Transerv Pvt. Ltd, another digital payment company, has a mobile wallet called Udio, which provides medical reimbursements and meal vouchers digitally to the users.

The mobile wallet companies that offer this service allow you to use the money both through an app as well as a prepaid card.

Cost advantage

Sodexo, one of the oldest meal voucher companies in the country, doesn’t have an e-wallet as of now. It launched meal cards in April, to replace the paper vouchers.

“Overall, the market is migrating from paper to digital. Right now we have offered this to 50 companies. The cost of printing vouchers is huge. With cards, the cost comes down,” said Rajeev Warrier, managing director, Sodexo.

By end of this September, Mobikwik is also looking to launch a reimbursement product on its e-wallet platform.

“We won’t be on the card model. All transactions will happen directly through the Mobikwik e-wallet. The company will be able to load money on the mobile platform and the employee can pay [the] bills through the e-wallet,” said Mrinal Sinha, chief operating officer, MobiKwik.

Currently, the cost of the cards is borne by the e-wallet company that issues it. A chip- or PIN-based card typically costs Rs.80-100. A magnetic strip card costs around Rs.30. However, going forward this cost may be passed on to the users. Even now, if you lose the card you may have to pay for a new one.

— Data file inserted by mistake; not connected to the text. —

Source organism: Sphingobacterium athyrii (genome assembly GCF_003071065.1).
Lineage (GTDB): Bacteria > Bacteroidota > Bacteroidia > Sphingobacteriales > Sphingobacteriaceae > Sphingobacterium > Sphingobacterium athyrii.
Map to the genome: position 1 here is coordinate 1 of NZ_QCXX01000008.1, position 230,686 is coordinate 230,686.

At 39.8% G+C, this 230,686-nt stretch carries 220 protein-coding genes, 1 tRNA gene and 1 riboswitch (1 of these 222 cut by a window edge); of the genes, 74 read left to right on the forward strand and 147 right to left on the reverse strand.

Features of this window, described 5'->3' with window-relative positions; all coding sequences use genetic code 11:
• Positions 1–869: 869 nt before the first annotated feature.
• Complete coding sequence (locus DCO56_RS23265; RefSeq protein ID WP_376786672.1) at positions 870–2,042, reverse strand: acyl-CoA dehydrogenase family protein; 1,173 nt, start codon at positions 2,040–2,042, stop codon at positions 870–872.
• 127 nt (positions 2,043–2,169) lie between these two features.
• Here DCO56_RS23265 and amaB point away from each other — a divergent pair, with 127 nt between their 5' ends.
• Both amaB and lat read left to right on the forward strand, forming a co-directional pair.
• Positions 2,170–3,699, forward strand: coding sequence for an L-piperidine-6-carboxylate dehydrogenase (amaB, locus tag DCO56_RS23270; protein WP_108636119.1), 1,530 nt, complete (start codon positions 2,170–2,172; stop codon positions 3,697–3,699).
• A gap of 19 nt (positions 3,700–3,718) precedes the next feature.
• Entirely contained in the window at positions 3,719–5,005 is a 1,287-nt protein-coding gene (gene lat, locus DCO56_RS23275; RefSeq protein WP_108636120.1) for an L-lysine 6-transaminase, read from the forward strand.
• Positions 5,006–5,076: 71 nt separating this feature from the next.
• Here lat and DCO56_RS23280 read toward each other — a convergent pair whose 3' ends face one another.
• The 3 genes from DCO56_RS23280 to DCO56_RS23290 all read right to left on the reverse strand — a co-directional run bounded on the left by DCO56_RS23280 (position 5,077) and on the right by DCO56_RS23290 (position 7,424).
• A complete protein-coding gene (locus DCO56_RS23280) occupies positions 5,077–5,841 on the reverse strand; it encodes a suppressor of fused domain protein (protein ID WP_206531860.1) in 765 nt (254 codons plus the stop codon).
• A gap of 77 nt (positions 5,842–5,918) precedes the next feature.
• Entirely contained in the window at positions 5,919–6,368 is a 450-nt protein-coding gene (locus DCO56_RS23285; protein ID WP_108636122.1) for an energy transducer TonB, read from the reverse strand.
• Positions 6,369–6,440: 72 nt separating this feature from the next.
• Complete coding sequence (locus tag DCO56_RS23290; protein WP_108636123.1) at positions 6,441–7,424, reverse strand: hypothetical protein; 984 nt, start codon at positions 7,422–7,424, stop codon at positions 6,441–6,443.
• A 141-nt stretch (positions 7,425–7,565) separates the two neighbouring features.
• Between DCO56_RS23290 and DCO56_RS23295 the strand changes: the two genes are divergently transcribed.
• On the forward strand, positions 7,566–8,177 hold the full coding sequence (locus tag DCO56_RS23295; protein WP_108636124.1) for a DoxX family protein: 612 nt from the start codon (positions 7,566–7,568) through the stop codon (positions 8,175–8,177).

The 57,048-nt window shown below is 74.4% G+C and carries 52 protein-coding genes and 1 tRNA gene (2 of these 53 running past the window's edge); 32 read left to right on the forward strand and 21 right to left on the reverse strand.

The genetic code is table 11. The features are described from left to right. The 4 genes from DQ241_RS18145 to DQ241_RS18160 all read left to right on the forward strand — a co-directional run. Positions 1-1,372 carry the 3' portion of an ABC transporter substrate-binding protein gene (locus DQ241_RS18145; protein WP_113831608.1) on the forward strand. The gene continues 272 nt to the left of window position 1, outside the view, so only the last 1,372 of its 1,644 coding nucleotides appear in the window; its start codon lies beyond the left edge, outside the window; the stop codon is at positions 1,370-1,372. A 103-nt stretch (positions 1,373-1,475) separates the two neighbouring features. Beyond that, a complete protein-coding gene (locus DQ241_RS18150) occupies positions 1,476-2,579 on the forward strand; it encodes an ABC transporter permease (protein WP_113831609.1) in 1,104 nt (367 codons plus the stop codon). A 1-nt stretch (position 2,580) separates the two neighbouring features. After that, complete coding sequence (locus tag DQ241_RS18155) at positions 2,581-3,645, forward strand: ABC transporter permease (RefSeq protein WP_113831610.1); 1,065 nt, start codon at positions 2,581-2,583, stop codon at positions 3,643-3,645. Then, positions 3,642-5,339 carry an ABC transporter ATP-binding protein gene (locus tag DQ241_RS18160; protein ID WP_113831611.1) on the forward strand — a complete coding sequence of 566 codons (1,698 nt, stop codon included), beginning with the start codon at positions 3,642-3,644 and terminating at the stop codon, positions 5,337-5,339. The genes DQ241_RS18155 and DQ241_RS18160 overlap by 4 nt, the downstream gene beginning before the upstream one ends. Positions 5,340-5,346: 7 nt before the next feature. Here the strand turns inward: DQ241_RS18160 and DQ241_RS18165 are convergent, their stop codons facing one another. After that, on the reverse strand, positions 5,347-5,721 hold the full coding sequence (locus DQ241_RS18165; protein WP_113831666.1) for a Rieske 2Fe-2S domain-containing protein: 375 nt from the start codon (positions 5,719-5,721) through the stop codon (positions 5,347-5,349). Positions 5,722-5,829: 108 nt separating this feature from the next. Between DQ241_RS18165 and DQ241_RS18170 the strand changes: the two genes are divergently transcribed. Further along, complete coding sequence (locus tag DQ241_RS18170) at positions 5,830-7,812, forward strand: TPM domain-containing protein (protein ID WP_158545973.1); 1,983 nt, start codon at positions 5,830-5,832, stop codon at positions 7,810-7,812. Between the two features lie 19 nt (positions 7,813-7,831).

How does it work?

The reimbursements, like your salary, come through your employer. To go digital, the employer needs to tie up with one of these entities. “An employee cannot opt for it individually,” said Aditya Gupta, chief operating officer, Udio.

The reimbursement amount can be used either through a card or an app. Both Zeta and Udio also offer prepaid cards. Zeta’s card is on the Mastercard platform and is issued by RBL Bank Ltd. Udio’s card is also by RBL Bank, but on Visa’s platform.

Some companies require you to complete a KYC process by submitting a photo identity and address proof. This could be a government-issued document such as driving licence, Aadhaar card, voter identity card, passport; or company identity card, bank statement or telephone bill. Other companies coordinate with your employer.

Once you have an e-wallet, your employer can load the prepaid card with the reimbursement amount. For instance, if your annual medical reimbursement is Rs.15,000, it would amount to Rs.1,250 per month. Your employer can load Rs.1,250 to the card every month. This money can be used at outlets recognised as hospitals and pharmacies.

“Say, you don’t use the entire amount. Then, at the end of the financial year, the remaining amount will be sent back to your employer—who will deduct tax and send it to you or to your bank account,” said Turakhia.

Is it worth it?

All e-wallet companies want to encourage consumers to leave the money in their wallets and increase the number of transactions using e-wallets. By giving access to companies to put money in the e-wallet and tapping the reimbursements space, the e-wallet companies are trying to increase the activity in their wallets.

Is it convenient? These are early days and we will have to wait and watch how it pans out. As an employee, this option will be available to you only if your company opts for it.